Network Rail Footbridge

Location: UK
Year completed: (unbuilt)
Client: Network Rail
Architect: Liam Ashmore
Wider team: n/a

Network Rail’s open call for proposals for a new pedestrian bridge typology for the UK challenged teams to present an adaptable scheme which would fit in with many UK landscapes, as well as the existing historic rail infrastructure.

The proposal was no more of a bridge than it was a settlement, inspired by the signal box as a house above the tracks. The idea of the crossing as a place to be; a place to view. The footbridge is both container and content. This could be a simple covered walkway and it could also be imagined as a gallery for countryside ramblers, a waiting room at a hectic station or a food market at a city centre crossing.

The bridge appears as an accumulated set of historical forms and constructions. Masonry-clad piers complete with arch, support deep engineered timber trusses, stairs and lift. The proposition of a timber through-truss for the primary bridge-span is born from the rich traditions that started in Europe in the 18th Century and flourished across North America in the 19th.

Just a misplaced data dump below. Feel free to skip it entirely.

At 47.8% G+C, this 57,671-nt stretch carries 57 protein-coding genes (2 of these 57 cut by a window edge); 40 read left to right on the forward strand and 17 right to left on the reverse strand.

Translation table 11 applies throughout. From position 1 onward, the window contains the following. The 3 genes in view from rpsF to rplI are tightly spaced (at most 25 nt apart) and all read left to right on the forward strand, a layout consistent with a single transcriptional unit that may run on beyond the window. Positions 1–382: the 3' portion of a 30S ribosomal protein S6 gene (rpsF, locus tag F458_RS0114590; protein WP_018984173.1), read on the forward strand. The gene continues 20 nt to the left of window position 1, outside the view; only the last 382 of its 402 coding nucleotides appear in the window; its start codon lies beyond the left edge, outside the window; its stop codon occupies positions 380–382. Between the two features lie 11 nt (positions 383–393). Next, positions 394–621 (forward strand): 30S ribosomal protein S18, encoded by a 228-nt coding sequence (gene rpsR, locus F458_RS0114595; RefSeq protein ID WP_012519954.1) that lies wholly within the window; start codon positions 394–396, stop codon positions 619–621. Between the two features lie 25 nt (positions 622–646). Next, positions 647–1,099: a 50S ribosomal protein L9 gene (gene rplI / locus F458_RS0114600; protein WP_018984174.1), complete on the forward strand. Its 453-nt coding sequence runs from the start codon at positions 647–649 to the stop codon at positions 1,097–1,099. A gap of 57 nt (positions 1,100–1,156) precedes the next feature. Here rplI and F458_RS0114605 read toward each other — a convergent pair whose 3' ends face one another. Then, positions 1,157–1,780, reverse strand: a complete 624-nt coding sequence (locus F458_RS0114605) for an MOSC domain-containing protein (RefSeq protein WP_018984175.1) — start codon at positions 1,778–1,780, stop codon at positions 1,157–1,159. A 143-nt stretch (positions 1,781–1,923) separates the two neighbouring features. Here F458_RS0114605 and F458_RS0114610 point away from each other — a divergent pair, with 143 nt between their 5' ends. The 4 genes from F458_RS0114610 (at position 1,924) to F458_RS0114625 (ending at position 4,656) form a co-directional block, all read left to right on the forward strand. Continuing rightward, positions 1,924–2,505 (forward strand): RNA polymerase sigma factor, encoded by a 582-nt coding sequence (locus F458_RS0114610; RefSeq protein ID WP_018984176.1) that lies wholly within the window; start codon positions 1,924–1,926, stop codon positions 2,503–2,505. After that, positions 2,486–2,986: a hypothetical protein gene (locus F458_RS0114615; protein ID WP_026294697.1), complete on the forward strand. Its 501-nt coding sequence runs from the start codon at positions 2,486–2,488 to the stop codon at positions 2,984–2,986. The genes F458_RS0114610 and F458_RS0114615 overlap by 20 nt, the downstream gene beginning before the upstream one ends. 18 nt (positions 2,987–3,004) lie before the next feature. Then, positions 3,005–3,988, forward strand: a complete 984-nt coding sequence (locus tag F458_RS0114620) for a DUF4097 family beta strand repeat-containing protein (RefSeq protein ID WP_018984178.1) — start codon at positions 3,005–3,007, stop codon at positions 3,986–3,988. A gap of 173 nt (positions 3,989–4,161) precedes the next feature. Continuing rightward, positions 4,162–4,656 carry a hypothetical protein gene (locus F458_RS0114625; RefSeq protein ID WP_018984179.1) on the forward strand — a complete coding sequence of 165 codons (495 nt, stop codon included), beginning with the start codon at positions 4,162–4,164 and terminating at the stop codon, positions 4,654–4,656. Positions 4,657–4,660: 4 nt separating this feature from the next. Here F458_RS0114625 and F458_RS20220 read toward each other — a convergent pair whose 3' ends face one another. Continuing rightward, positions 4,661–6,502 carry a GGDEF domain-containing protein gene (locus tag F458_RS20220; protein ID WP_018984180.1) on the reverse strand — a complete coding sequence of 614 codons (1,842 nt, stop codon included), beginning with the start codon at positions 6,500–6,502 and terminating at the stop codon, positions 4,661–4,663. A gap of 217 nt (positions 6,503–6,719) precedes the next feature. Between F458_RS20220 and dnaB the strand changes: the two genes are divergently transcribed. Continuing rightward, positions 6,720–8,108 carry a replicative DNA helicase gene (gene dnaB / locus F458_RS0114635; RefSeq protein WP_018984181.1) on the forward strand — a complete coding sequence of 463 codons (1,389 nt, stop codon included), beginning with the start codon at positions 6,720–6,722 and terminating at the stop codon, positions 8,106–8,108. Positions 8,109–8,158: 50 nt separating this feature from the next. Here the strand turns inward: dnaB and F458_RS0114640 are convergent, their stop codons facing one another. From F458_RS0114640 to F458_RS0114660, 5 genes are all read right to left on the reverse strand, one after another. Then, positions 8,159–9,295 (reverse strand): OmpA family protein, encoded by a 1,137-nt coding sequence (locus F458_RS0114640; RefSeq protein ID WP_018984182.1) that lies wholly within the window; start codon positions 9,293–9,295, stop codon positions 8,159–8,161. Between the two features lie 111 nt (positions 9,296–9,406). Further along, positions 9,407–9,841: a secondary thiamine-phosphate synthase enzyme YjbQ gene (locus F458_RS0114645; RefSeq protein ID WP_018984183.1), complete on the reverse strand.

Engineered timber bridge construction is a contemporary solution and well-tailored to managing the constraints of railway construction today. We explored the use of large prefabricated timber sections, which can be transported from workshop to site and lifted into place with readily-available commercial vehicles and plant.

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